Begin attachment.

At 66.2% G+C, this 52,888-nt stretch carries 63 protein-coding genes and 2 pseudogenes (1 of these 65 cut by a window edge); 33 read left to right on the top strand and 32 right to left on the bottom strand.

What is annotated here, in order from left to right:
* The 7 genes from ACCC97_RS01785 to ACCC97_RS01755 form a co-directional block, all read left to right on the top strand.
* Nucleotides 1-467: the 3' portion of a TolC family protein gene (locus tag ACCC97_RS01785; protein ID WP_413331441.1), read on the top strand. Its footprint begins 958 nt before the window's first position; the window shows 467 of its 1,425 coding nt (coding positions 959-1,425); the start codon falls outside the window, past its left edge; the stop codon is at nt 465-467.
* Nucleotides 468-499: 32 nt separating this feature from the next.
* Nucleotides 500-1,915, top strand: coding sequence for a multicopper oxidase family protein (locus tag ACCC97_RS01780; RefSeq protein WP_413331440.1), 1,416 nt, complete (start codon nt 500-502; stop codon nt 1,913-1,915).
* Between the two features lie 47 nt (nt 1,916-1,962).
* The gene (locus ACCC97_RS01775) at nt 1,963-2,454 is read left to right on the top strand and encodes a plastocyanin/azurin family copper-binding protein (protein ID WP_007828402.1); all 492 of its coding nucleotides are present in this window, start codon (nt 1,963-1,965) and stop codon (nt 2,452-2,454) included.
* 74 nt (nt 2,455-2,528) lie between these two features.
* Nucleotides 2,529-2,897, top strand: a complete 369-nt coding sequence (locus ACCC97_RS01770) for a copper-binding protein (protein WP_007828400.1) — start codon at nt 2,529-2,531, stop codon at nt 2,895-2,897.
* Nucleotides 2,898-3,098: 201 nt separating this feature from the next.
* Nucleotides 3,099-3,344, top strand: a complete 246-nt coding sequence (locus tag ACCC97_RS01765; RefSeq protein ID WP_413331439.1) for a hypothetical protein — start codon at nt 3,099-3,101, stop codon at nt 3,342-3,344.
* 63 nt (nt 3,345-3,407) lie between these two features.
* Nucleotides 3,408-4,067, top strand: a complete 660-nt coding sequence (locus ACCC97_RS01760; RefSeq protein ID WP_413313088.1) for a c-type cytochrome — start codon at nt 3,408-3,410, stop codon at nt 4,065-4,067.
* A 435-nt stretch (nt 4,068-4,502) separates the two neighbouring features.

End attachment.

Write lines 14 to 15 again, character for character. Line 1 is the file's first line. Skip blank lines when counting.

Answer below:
* Nucleotides 3,408-4,067, top strand: a complete 660-nt coding sequence (locus ACCC97_RS01760; RefSeq protein ID WP_413313088.1) for a c-type cytochrome — start codon at nt 3,408-3,410, stop codon at nt 4,065-4,067.
* A 435-nt stretch (nt 4,068-4,502) separates the two neighbouring features.